Coming down heavily on Italian Ambassador Daniel Mancini while hearing the case of Italian marines, the Chief Justice of India Altamas Kabir not only restrained him from leaving the country till further orders, he also added that a person who comes to the court and gives an undertaking has no immunity. The Supreme Court also said that that it had lost all trust in the Italian ambassador while adjourning the matter till April 2. However, technically Mancini is not under detention and he is free to go any where in India, but if he wants to leave the country he will have to take the Supreme Court’s permission. Mancini, who enjoys diplomatic immunity under the Vienna Convention, is likely to claim before the Supreme Court that he cannot be held accountable for the two marines not coming back. Under the Vienna Convention on Diplomatic Relations, 1961, Mancini cannot be pulled up by an Indian court, neither can he be detained or not allowed to leave the country. Under the Vienna Convention on Diplomatic Relations, Daniel Mancini cannot be arrested.
Supreme Court lawyer Harish Salve, who quit as Italian government’s counsel after it refused to send back two marines accused of killing fishermen, feels the Italian Ambassador breached a solemn undertaking given to Supreme Court which can take action against the envoy including sending him to jail. Asked whether Italian Ambassador Daniel Mancini breached the solemn undertaking on ensuring return of the two marines to face trial in India and if he is in contempt of the court, Salve said, “Absolutely”. On if he felt that the Court will take action against him, Salve said, “…The question is what…we have to wait and see.” To a question whether the Italian Ambassador could end up in jail, Salve told Karan Thapar in Devil’s Advocate programme on CNN-IBN, “Theoretically, yes”. About its practical likelihood, he said, “Depends on how they want to deal with him. But they can if they want to send him to jail.” “Insulted” and “shocked” by Italy’s stand on the issue, Salve had quit as counsel for the Italian government. Unhappy over the Italian government’s refusal to send back the marines charged with the killing of two Indian fishermen, the Supreme Court has restrained Italian Ambassador from leaving India without its permission.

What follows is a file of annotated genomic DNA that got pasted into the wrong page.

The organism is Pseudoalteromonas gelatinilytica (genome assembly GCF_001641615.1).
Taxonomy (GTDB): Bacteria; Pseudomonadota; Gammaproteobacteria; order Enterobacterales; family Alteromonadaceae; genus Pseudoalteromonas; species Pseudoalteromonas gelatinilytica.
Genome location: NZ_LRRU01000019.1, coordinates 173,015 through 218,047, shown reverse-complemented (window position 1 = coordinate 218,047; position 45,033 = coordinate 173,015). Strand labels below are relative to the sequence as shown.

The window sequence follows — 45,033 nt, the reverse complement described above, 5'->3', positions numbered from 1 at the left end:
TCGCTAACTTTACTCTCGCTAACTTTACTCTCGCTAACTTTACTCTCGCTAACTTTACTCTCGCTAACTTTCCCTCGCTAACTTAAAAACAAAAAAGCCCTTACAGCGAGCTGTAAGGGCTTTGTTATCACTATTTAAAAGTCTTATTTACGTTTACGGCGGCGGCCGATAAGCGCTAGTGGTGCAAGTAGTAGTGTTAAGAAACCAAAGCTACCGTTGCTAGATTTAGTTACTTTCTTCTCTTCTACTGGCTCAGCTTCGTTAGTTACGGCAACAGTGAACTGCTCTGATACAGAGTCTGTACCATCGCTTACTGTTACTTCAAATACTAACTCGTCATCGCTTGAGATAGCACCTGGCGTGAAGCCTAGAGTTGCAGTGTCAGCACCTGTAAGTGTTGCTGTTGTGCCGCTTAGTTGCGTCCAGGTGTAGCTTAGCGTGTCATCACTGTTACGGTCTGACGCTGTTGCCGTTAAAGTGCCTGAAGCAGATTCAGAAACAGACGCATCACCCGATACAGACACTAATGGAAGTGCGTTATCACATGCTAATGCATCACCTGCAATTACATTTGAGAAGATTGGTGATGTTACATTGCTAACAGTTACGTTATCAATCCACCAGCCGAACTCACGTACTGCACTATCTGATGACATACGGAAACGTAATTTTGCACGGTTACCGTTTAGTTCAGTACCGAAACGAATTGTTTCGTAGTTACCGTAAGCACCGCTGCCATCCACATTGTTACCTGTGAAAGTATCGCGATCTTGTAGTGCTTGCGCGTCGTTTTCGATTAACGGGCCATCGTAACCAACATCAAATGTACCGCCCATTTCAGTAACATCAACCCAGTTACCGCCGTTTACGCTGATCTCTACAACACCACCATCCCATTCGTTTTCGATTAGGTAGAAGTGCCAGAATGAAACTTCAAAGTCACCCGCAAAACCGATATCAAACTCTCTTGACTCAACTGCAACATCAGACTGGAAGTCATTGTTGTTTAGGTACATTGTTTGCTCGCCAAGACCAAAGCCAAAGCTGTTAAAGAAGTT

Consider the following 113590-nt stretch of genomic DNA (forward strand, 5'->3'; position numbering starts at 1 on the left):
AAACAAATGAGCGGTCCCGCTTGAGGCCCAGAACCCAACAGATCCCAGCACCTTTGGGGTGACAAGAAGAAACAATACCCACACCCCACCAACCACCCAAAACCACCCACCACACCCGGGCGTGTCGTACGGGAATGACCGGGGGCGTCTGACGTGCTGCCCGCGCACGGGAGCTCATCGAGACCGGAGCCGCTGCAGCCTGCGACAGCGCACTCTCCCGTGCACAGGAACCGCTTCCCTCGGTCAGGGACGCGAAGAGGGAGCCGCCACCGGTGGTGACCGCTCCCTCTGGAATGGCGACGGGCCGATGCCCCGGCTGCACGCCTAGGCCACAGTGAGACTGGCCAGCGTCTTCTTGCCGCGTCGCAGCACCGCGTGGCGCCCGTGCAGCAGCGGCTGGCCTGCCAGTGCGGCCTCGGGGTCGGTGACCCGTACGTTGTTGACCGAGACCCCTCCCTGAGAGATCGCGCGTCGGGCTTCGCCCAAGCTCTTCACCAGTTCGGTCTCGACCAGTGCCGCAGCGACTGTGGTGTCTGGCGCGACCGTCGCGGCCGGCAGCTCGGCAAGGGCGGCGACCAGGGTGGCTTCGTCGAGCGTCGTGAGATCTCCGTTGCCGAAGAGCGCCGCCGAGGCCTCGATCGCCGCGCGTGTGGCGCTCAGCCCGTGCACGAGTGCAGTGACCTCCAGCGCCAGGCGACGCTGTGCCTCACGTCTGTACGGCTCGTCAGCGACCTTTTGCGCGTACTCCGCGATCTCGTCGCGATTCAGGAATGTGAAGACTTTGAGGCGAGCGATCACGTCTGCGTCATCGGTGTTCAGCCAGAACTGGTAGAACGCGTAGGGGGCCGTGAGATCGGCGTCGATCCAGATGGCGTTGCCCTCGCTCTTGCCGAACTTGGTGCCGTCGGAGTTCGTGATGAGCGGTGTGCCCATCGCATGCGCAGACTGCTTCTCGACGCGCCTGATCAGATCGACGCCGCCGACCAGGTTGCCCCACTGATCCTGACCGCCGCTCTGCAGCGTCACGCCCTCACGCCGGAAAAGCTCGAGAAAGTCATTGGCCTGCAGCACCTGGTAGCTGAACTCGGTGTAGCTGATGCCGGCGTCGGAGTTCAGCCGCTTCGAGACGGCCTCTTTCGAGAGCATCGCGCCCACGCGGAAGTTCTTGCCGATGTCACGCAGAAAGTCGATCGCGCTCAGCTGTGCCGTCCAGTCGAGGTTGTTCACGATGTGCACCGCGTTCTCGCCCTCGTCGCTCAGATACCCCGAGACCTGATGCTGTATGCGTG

Italy warned its citizens to exercise caution when travelling in India following its decision not to send back to trial two Italian marines accused of killing Indian fishermen while on anti-piracy duty. The warning posted on the Foreign Ministry website advised Italians to “maintain an alert and cautious attitude and to stay away from any public meetings”, particularly in the southern state of Kerala, one of India’s most popular tourist destinations. Italy advised the Indian government last week the two marines would not return to India from a home visit, drawing an angry response from New Delhi which has barred the Italian ambassador from leaving the country. The marines, who were part of a security detail protecting the tanker Enrica Lexi, are accused of shooting two Indian fishermen, apparently after mistaking them for pirates off the coast of Kerala in February last year. The marines, who had been detained in India to face trial, were granted leave to return home last month to vote in Italy’s general election. They had previously been granted home leave for Christmas, after which they had returned to India. Italy says India has no right to try the marines, saying that the incident took place in international waters.